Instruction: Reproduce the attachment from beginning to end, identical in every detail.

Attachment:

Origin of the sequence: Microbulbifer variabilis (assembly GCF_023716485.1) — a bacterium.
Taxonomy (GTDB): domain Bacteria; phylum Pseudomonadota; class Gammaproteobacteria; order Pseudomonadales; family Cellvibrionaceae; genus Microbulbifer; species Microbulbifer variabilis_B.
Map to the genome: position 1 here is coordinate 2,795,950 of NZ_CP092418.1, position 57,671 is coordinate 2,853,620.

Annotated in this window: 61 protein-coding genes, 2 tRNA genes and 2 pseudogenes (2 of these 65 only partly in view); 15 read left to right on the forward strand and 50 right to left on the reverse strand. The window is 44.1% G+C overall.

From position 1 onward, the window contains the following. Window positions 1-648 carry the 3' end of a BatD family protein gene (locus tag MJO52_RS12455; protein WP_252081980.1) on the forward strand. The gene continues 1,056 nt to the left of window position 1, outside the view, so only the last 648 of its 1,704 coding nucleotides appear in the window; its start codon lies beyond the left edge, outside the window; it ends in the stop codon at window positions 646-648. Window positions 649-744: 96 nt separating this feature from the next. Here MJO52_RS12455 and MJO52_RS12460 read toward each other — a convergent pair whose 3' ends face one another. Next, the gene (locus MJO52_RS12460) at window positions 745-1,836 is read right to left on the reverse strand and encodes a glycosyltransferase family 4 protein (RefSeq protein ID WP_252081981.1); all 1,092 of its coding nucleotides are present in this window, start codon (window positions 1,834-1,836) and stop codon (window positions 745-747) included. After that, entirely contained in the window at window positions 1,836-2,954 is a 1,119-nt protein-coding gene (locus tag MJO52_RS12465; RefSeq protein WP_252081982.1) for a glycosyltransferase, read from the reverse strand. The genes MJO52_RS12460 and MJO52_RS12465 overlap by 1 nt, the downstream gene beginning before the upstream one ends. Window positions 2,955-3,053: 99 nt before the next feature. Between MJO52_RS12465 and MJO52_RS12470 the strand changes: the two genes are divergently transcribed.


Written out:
Origin of the sequence: Microbulbifer variabilis (assembly GCF_023716485.1) — a bacterium.
Taxonomy (GTDB): domain Bacteria; phylum Pseudomonadota; class Gammaproteobacteria; order Pseudomonadales; family Cellvibrionaceae; genus Microbulbifer; species Microbulbifer variabilis_B.
Map to the genome: position 1 here is coordinate 2,795,950 of NZ_CP092418.1, position 57,671 is coordinate 2,853,620.

Annotated in this window: 61 protein-coding genes, 2 tRNA genes and 2 pseudogenes (2 of these 65 only partly in view); 15 read left to right on the forward strand and 50 right to left on the reverse strand. The window is 44.1% G+C overall.

From position 1 onward, the window contains the following. Window positions 1-648 carry the 3' end of a BatD family protein gene (locus tag MJO52_RS12455; protein WP_252081980.1) on the forward strand. The gene continues 1,056 nt to the left of window position 1, outside the view, so only the last 648 of its 1,704 coding nucleotides appear in the window; its start codon lies beyond the left edge, outside the window; it ends in the stop codon at window positions 646-648. Window positions 649-744: 96 nt separating this feature from the next. Here MJO52_RS12455 and MJO52_RS12460 read toward each other — a convergent pair whose 3' ends face one another. Next, the gene (locus MJO52_RS12460) at window positions 745-1,836 is read right to left on the reverse strand and encodes a glycosyltransferase family 4 protein (RefSeq protein ID WP_252081981.1); all 1,092 of its coding nucleotides are present in this window, start codon (window positions 1,834-1,836) and stop codon (window positions 745-747) included. After that, entirely contained in the window at window positions 1,836-2,954 is a 1,119-nt protein-coding gene (locus tag MJO52_RS12465; RefSeq protein WP_252081982.1) for a glycosyltransferase, read from the reverse strand. The genes MJO52_RS12460 and MJO52_RS12465 overlap by 1 nt, the downstream gene beginning before the upstream one ends. Window positions 2,955-3,053: 99 nt before the next feature. Between MJO52_RS12465 and MJO52_RS12470 the strand changes: the two genes are divergently transcribed.